Credit coming for decades old soil health practices

Farmers who’ve been implementing soil health practices for years aren’t always recognized for that work in new voluntary carbon market programs, because companies who want to reduce their carbon footprint “they’re looking for new tons of carbon to be sequestered.”

But Alan Weber with the University of Missouri’s Center for Regenerative Agriculture says that could change with the use of low carbon intensity feedstocks to produce biofuels.

“In that particular case, a grower that had been using these practices for many years may still be eligible.”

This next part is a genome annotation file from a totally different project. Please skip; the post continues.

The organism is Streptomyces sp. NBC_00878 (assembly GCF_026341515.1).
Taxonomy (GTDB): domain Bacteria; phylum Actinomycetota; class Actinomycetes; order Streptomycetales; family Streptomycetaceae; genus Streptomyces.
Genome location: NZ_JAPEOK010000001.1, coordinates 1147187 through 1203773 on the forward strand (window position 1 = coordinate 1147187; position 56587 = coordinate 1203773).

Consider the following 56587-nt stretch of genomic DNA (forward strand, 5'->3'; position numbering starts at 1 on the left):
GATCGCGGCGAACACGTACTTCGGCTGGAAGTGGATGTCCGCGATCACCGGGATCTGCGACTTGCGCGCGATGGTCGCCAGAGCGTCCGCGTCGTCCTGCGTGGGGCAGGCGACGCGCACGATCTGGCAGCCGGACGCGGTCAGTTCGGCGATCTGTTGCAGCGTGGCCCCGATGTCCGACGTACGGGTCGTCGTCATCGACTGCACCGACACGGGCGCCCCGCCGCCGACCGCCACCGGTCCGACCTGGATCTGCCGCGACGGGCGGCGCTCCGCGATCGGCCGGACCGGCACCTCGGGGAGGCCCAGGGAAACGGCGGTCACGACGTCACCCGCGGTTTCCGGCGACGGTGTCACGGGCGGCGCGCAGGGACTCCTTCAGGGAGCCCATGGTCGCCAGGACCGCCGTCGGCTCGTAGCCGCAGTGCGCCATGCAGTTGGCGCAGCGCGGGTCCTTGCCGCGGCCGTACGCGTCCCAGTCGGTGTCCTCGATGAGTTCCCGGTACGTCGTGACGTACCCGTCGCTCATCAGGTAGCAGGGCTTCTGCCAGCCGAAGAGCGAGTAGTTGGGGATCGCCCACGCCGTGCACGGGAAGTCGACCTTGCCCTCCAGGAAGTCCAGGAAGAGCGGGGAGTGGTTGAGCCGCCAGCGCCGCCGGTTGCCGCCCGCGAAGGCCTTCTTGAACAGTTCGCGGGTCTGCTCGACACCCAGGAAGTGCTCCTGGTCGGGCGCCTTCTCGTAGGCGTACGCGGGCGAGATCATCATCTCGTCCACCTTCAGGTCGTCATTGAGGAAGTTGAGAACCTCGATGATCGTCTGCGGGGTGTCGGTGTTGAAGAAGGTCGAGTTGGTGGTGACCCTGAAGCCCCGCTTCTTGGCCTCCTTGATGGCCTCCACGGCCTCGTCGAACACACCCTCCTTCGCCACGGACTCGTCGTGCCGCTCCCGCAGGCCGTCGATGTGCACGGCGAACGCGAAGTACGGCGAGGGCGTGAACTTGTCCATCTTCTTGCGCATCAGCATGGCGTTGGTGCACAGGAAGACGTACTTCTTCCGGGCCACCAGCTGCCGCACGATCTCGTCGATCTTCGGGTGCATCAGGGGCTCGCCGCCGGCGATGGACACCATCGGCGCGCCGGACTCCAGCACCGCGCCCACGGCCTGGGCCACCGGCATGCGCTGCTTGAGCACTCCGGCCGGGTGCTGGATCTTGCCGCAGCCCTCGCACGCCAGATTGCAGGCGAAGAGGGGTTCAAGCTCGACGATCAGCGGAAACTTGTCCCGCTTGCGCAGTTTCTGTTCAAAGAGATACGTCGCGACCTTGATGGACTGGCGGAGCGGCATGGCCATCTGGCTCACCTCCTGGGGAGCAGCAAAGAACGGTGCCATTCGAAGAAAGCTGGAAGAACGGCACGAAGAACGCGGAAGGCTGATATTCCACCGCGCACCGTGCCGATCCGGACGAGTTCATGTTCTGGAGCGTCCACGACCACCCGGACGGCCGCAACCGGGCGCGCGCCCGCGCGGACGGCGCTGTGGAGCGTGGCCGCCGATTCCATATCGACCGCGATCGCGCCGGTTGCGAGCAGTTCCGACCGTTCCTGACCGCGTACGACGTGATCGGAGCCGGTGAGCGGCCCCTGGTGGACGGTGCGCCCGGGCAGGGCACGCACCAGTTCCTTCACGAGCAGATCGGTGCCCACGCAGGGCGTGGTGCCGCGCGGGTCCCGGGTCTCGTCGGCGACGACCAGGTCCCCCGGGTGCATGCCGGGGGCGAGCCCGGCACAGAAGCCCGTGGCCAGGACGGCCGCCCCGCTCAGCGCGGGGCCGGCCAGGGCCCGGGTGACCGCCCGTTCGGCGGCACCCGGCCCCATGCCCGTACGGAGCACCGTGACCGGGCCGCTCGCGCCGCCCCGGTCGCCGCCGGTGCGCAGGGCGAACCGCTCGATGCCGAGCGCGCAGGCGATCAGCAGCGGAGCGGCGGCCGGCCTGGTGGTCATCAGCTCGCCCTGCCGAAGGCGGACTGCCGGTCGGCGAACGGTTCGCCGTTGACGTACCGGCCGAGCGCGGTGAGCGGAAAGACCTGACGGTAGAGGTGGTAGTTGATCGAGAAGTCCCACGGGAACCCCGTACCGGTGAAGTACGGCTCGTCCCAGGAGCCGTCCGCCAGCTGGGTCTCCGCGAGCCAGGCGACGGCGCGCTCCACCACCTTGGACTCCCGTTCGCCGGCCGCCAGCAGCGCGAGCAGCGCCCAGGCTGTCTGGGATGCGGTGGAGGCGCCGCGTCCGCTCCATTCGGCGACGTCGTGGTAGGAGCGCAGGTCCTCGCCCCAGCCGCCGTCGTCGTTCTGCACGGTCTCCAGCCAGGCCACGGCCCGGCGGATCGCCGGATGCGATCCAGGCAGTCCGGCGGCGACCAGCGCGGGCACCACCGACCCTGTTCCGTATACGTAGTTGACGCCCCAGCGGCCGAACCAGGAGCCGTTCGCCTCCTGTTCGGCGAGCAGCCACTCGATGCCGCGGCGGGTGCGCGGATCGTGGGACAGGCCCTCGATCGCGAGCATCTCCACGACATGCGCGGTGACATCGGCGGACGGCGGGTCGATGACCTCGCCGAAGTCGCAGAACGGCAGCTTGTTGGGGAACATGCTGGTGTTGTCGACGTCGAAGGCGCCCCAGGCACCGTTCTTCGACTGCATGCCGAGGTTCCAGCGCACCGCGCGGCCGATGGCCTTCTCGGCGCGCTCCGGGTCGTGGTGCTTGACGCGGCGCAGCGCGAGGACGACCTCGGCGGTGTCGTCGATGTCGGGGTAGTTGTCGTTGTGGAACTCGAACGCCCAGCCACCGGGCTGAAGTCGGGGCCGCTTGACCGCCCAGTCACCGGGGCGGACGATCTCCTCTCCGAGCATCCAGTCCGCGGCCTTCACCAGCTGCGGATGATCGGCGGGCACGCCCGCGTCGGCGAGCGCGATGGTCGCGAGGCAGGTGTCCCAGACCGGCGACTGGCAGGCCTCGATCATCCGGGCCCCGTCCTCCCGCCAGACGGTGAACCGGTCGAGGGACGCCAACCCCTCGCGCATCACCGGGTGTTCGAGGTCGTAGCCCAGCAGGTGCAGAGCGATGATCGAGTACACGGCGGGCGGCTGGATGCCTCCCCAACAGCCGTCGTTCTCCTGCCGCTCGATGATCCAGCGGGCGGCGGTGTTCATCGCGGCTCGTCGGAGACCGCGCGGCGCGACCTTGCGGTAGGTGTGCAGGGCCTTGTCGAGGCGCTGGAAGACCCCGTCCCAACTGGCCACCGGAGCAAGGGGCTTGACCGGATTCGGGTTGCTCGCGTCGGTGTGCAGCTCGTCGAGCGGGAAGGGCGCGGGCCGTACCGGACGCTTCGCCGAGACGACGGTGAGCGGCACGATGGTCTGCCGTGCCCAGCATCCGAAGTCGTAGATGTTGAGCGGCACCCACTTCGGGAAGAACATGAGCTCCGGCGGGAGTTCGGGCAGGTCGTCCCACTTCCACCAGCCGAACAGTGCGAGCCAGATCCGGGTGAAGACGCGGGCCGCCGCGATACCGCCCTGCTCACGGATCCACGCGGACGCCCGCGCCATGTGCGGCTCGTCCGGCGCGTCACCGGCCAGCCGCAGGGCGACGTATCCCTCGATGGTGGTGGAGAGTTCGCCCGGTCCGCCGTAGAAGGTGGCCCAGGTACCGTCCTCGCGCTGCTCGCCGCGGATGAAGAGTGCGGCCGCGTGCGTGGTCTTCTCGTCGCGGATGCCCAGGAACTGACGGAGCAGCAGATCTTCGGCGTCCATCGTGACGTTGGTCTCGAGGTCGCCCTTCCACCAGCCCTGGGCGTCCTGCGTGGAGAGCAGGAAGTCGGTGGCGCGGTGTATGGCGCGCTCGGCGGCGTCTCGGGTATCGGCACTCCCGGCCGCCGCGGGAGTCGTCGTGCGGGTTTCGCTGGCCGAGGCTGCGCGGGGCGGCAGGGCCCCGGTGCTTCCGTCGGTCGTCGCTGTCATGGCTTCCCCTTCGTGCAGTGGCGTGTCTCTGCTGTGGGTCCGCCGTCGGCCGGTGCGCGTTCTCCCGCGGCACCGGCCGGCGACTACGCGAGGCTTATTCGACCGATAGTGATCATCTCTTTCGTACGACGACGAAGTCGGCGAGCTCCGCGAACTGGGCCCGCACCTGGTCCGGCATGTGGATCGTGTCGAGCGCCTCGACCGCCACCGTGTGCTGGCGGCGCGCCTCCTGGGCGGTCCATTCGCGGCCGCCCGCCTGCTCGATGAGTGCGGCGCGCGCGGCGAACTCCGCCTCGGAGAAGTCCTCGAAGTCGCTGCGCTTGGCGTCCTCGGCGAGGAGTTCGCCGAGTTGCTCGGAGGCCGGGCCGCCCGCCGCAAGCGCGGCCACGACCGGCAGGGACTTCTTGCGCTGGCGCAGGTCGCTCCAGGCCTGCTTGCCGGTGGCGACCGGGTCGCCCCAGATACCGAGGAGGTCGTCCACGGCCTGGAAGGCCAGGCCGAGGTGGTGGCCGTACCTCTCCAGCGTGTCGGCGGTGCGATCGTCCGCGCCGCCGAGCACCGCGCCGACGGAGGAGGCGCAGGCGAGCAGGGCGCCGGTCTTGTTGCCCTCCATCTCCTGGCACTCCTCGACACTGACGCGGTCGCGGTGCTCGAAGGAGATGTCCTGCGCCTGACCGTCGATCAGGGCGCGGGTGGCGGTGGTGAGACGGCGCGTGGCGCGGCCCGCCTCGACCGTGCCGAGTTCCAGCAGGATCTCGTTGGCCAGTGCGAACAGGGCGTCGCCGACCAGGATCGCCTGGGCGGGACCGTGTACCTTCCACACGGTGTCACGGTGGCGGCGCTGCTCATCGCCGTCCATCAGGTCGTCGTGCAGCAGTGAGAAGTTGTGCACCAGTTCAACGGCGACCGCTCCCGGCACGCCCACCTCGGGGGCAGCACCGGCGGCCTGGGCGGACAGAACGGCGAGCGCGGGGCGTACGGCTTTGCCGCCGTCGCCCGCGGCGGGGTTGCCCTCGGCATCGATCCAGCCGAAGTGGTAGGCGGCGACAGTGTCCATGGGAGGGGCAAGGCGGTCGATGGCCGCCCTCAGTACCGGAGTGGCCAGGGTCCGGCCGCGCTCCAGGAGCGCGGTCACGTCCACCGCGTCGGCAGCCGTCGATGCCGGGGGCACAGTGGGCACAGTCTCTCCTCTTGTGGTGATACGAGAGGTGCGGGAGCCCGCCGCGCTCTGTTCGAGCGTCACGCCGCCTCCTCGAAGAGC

The Inflation Reduction Act created two new tax credits for biofuel producers, including the Sustainable Aviation Fuel tax credit and in 2025, Weber says there will be a Clean Fuel Production Credit.

“And in both cases, the U.S. Department of Treasury is still trying to finalize guidance as to how those programs will be implemented.”

There are many unanswered questions as to how those tax credits will be shared with farmers, but Weber says corn and soybean farmers should keep a close watch on how those tax credits are implemented.

And this includes the future of the updated Greenhouse Gases, Regulated Emissions, and Energy Use in Transportation model, used to measure carbon emissions.

Brownfield interviewed Weber at the Missouri Soybean’s Cover Crop Field Day last week.

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